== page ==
Thanks - those are great links to very detailed PDFs! For some reason I thought rotor swash plates were too complex to be used here, but with coaxial rotors and only one axle I believe it is essential. Quadcopters on the other hand, can employ altering the speed of separate rotors to change flight direction.
Yup, pretty detailed. I'm pretty much convinced nothing's too complex for those guys. It's in the details where Ingenuity's $80M development cost becomes apparent. Just glancing at the copter, it just looks like a spindly toy.
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Re: APOD: Perseverance from Ingenuity (2021 May 01)

Post by Chris Peterson » Fri May 07, 2021 8:58 pm

alter-ego wrote:
Fri May 07, 2021 7:21 pm
johnnydeep wrote:
Fri May 07, 2021 2:24 pm
alter-ego wrote:
Fri May 07, 2021 4:42 am


Apparently differential rotor speed is not used to control Ingenuity. Instead its independent rotor pitch control.
Regarding the different rotor speeds, I suspect the independent DC rotor motors are naturally not exactly the same speed, or maybe different speeds mitigate destabilization induced from "rotor blade flapping" (not explicitly stated, "see Technology Demonstrator" link).

 
Mars Helicopter Technology Demonstrator
Ingenuity Rotor Assembly.jpg
Thanks - those are great links to very detailed PDFs! For some reason I thought rotor swash plates were too complex to be used here, but with coaxial rotors and only one axle I believe it is essential. Quadcopters on the other hand, can employ altering the speed of separate rotors to change flight direction.
Yup, pretty detailed. I'm pretty much convinced nothing's too complex for those guys. It's in the details where Ingenuity's $80M development cost becomes apparent. Just glancing at the copter, it just looks like a spindly toy.
It's also in overhead. That budget includes all kinds of little bits of NASA, right down to the people who clean the bathrooms. And a lot of big ticket stuff, too. I imagine the burdened cost of operating the Mars simulation chamber is many thousands of dollars an hour. And it includes part of the salaries of dozens, if not hundreds of researchers who will still be working on this project for years to come. (Even if they only fly it a few more times, the data that is collected will be studied for a long time... and that's part of the project budget.)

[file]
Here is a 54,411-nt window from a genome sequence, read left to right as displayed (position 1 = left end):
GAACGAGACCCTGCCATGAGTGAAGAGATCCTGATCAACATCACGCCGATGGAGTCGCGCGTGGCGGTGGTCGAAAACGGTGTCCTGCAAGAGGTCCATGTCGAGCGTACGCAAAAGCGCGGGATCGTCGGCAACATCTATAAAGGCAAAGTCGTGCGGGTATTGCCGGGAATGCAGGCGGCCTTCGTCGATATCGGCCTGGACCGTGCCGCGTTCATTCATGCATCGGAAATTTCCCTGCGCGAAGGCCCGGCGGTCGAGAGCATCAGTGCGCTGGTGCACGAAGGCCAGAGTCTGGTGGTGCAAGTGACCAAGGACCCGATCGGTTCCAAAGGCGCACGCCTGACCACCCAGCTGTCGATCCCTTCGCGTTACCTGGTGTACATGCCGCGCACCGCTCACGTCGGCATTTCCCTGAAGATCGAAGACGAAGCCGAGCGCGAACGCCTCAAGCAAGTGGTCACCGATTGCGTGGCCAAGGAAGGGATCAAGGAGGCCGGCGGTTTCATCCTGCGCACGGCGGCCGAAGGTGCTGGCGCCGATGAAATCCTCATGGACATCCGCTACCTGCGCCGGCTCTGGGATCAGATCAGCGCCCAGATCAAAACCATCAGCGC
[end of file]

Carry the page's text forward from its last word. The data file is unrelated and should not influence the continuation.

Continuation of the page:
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Re: APOD: Perseverance from Ingenuity (2021 May 01)

Post by alter-ego » Sat May 08, 2021 4:13 am

Chris Peterson wrote:
Fri May 07, 2021 8:58 pm
alter-ego wrote:
Fri May 07, 2021 7:21 pm
johnnydeep wrote:
Fri May 07, 2021 2:24 pm


Thanks - those are great links to very detailed PDFs! For some reason I thought rotor swash plates were too complex to be used here, but with coaxial rotors and only one axle I believe it is essential. Quadcopters on the other hand, can employ altering the speed of separate rotors to change flight direction.
Yup, pretty detailed. I'm pretty much convinced nothing's too complex for those guys. It's in the details where Ingenuity's $80M development cost becomes apparent. Just glancing at the copter, it just looks like a spindly toy.
It's also in overhead. That budget includes all kinds of little bits of NASA, right down to the people who clean the bathrooms. And a lot of big ticket stuff, too. I imagine the burdened cost of operating the Mars simulation chamber is many thousands of dollars an hour. And it includes part of the salaries of dozens, if not hundreds of researchers who will still be working on this project for years to come. (Even if they only fly it a few more times, the data that is collected will be studied for a long time... and that's part of the project budget.)
That's true. I don't know the OH for Ingenuity but I expect at least 40% the total design and development cost. Those numbers I've experienced for multi-million dollar prototype programs. However, everything considered, Ingenuity's high cost for its size and weight indicates a high level of technical challenge. Last year the new space toilet was installed in the ISS. I remember being astounded by the $23M cost, but comparatively, Ingenuity seems to be a good deal :D
 
NASA Hardware Cost Comparison.jpg